There are several “keywords” in Jesus’ prayer found in John 17. Specifically, we notice the words “glorified” and “sanctified” repeated. As Jesus prays for strength to continue on to Calvary, the focus of His prayer is for His sacrifice to glorify His Father. Even in the face of the immense suffering He will endure, Christ still chooses to put His Father’s will and glory first. To really understand this idea of glory, we are reminded of Great Controversy theme in Job, where Satan accuses God of bribing his creation to love Him (Job 1). The Adversary calls God’s character into question, purporting that God selfishly desires the service and obedience of mankind. But then there is Calvary — a sacrifice performed through pure, selfless love. Through this self-giving sacrifice, God’s holy name is vindicated! We can think of glory, then, as an affirmation that the Lord IS true, just, and Love. Jesus prayed for glory to do justice to God’s name and character.
Jesus’ prayer for the disciples repeated the word “sanctify” several times. We can see this as “spiritual protectiveness” or “spiritual armor.” As the disciples continued to journey through the world, they would be persecuted, tested, and ridiculed. Jesus asked for the Comforter to strengthen their spirit. How could these words be any less relevant and important for us today? We may not be physically persecuted as the early church was, but we are in far greater spiritual danger of being distracted by the wiles and deceptions of the modern world!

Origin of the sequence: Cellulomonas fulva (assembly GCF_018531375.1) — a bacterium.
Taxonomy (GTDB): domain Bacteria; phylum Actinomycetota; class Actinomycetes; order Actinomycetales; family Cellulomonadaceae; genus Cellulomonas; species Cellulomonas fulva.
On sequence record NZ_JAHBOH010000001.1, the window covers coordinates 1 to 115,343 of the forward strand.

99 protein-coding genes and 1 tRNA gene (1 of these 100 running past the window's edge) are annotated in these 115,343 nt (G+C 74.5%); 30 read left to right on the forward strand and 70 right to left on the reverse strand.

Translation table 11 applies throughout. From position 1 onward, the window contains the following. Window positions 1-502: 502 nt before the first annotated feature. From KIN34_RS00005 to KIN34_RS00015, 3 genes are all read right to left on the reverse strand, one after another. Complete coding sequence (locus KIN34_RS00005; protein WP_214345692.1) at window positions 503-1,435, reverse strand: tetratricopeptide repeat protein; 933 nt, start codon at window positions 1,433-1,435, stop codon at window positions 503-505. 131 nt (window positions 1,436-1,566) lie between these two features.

Jesus’ last prayer is for the believers in His own time and for those who would come in future generations: “I do not pray for these alone, but also for those who will believe in Me through their word; that they all may be one, as You, Father, are in Me, and I in You; that they also may be one in Us, that the world may believe that You sent Me” (John 17:20-21). Jesus’ last prayer is for all of us – it is timeless and all-inclusive. As such, prayer is timeless. We are also reminded of Jesus’ mission as the eternal Word: “Sanctify them by Your truth. Your word is truth” (John 14:17). How does the Book of John begin again? The Word. The Word created everything in the beginning. The Word protects. The Word heals. The Word loves. The Word became flesh and dwelt among us. And now we see the Word pleading with His heavenly Father for future generations to be “with Him” (keeping His promise in John 14).
In conclusion: Jesus, in his last hours, thinks not of himself, but of others. Prayer, when in line with the Spirit, in essence is our understanding aligning itself to the will of God through humility and submission. Prayer is not selfish, but thinks of others. It intercedes and holds on to faith that the Lord will deliver.
(Thank you to Edrey S. for submitting this blog post.)